The Mercedes-Benz EQS is a luxury all-electric flagship sedan that showcases ultra-modern styling, awe-inspiring tech, and breathtaking performance.
The car will also be available with a passenger-side display in its dash, and when equipped with this feature can be upgraded with subscription-based games that include Tetris, Sudoku, and more (via Motor1).
Let’s sidestep the topic of distracted driving and focus on this as an overall concept for a moment.
There’s a great chance that you have something similar to this functionality running on your smartphone.
In fact, mobile app developers are the absolute pros at building software that users just “rent” for a period of time and pay to use additional features.
A new era
Automakers are somewhat new to this arena, but already have a rocky relationship with pay-to-use functionality.
Just a couple years ago, BMW tried to implement a subscription fee for Apple CarPlay in its vehicles, but experienced so much blowback from its customers and the press that it quickly rolled back that decision.
It’s also important to note that the decision to include subscription software services in the EQS is not Mercedes’ first for the car.
Just a few weeks ago, we learned that the automaker would hold the car’s full ten-degree rear-wheel steering option for buyers that opted to pay, either up front or monthly, for the function. Those that don’t will only see 4.5 degrees of rear-wheel steering.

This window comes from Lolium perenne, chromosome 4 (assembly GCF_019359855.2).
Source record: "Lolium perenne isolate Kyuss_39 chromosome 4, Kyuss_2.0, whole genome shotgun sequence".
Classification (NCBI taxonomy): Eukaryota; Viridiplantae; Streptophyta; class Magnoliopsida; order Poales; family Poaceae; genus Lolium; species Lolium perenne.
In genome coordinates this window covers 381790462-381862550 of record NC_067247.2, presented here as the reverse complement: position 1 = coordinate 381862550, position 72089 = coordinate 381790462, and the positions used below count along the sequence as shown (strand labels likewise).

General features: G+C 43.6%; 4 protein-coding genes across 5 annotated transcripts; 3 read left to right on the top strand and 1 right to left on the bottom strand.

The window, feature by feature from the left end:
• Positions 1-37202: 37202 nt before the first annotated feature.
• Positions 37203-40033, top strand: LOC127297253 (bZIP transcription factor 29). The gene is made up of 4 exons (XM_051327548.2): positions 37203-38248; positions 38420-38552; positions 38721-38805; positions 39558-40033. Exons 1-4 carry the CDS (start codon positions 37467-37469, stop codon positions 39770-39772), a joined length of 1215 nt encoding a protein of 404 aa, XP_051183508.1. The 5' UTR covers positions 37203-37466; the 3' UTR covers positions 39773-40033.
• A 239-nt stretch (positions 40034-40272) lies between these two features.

An uncertain future
The move toward more subscription services in vehicles is an interesting one, and is likely a trend that will grow as more new models adopt over-the-air updates to keep vehicle software and functionality fresh.
Fun features such as games and even useful functions like added navigation search abilities and the like are probably the best way to slide subscriptions into the auto industry, but more baseline functionality like Apple CarPlay is where consumers seem to draw the line.
The jury is still out on how the market will react to Mercedes’ rear-wheel steering subscriptions, but we think that the only party benefitting from a subscription model for physical vehicle features like rear-wheel steering is the automaker.